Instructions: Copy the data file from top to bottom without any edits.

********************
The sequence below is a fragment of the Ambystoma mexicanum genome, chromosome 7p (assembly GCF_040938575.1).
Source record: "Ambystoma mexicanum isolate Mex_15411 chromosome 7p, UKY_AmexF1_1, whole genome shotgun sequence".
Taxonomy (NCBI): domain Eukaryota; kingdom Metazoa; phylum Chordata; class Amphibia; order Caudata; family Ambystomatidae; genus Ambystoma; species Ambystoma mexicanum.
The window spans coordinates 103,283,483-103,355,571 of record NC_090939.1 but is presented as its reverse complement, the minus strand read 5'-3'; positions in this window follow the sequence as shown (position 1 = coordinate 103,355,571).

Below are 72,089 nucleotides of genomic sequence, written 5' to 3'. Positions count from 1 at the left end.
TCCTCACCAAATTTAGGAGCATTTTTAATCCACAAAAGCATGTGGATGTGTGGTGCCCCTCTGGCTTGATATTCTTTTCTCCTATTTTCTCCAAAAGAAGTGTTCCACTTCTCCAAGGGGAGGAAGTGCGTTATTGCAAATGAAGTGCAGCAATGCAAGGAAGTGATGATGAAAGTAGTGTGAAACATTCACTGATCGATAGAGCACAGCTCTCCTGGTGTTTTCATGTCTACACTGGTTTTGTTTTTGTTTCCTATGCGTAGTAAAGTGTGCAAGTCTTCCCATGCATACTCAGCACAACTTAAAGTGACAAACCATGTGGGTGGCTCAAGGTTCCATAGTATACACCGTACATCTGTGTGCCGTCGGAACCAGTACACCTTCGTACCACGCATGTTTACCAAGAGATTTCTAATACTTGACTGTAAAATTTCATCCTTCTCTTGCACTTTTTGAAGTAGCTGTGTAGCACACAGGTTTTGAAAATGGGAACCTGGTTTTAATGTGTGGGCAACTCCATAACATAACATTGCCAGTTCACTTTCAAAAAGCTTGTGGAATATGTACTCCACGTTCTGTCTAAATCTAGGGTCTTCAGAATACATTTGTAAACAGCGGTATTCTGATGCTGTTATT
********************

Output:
The sequence below is a fragment of the Ambystoma mexicanum genome, chromosome 7p (assembly GCF_040938575.1).
Source record: "Ambystoma mexicanum isolate Mex_15411 chromosome 7p, UKY_AmexF1_1, whole genome shotgun sequence".
Taxonomy (NCBI): domain Eukaryota; kingdom Metazoa; phylum Chordata; class Amphibia; order Caudata; family Ambystomatidae; genus Ambystoma; species Ambystoma mexicanum.
The window spans coordinates 103,283,483-103,355,571 of record NC_090939.1 but is presented as its reverse complement, the minus strand read 5'-3'; positions in this window follow the sequence as shown (position 1 = coordinate 103,355,571).

Below are 72,089 nucleotides of genomic sequence, written 5' to 3'. Positions count from 1 at the left end.
TCCTCACCAAATTTAGGAGCATTTTTAATCCACAAAAGCATGTGGATGTGTGGTGCCCCTCTGGCTTGATATTCTTTTCTCCTATTTTCTCCAAAAGAAGTGTTCCACTTCTCCAAGGGGAGGAAGTGCGTTATTGCAAATGAAGTGCAGCAATGCAAGGAAGTGATGATGAAAGTAGTGTGAAACATTCACTGATCGATAGAGCACAGCTCTCCTGGTGTTTTCATGTCTACACTGGTTTTGTTTTTGTTTCCTATGCGTAGTAAAGTGTGCAAGTCTTCCCATGCATACTCAGCACAACTTAAAGTGACAAACCATGTGGGTGGCTCAAGGTTCCATAGTATACACCGTACATCTGTGTGCCGTCGGAACCAGTACACCTTCGTACCACGCATGTTTACCAAGAGATTTCTAATACTTGACTGTAAAATTTCATCCTTCTCTTGCACTTTTTGAAGTAGCTGTGTAGCACACAGGTTTTGAAAATGGGAACCTGGTTTTAATGTGTGGGCAACTCCATAACATAACATTGCCAGTTCACTTTCAAAAAGCTTGTGGAATATGTACTCCACGTTCTGTCTAAATCTAGGGTCTTCAGAATACATTTGTAAACAGCGGTATTCTGATGCTGTTATT